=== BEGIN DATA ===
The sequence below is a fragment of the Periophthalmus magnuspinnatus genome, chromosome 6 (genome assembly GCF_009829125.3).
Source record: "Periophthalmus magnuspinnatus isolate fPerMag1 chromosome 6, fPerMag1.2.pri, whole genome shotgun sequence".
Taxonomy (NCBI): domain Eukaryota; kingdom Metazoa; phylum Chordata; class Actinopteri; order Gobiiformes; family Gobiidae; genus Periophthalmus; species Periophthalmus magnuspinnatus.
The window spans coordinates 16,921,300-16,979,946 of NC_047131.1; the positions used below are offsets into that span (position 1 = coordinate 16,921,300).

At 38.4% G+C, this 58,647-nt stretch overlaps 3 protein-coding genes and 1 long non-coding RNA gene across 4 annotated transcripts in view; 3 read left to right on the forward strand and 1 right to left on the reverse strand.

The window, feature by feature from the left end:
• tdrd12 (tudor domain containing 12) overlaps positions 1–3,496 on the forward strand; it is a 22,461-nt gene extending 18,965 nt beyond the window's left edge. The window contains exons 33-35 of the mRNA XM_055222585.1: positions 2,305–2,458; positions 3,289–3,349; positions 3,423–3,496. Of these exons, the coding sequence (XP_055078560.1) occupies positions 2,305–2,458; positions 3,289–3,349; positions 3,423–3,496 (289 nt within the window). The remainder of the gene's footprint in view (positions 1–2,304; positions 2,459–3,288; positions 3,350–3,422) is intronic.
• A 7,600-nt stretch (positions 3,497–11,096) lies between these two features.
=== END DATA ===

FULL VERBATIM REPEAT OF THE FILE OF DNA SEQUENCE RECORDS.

The sequence below is a fragment of the Periophthalmus magnuspinnatus genome, chromosome 6 (genome assembly GCF_009829125.3).
Source record: "Periophthalmus magnuspinnatus isolate fPerMag1 chromosome 6, fPerMag1.2.pri, whole genome shotgun sequence".
Taxonomy (NCBI): domain Eukaryota; kingdom Metazoa; phylum Chordata; class Actinopteri; order Gobiiformes; family Gobiidae; genus Periophthalmus; species Periophthalmus magnuspinnatus.
The window spans coordinates 16,921,300-16,979,946 of NC_047131.1; the positions used below are offsets into that span (position 1 = coordinate 16,921,300).

At 38.4% G+C, this 58,647-nt stretch overlaps 3 protein-coding genes and 1 long non-coding RNA gene across 4 annotated transcripts in view; 3 read left to right on the forward strand and 1 right to left on the reverse strand.

The window, feature by feature from the left end:
• tdrd12 (tudor domain containing 12) overlaps positions 1–3,496 on the forward strand; it is a 22,461-nt gene extending 18,965 nt beyond the window's left edge. The window contains exons 33-35 of the mRNA XM_055222585.1: positions 2,305–2,458; positions 3,289–3,349; positions 3,423–3,496. Of these exons, the coding sequence (XP_055078560.1) occupies positions 2,305–2,458; positions 3,289–3,349; positions 3,423–3,496 (289 nt within the window). The remainder of the gene's footprint in view (positions 1–2,304; positions 2,459–3,288; positions 3,350–3,422) is intronic.
• A 7,600-nt stretch (positions 3,497–11,096) lies between these two features.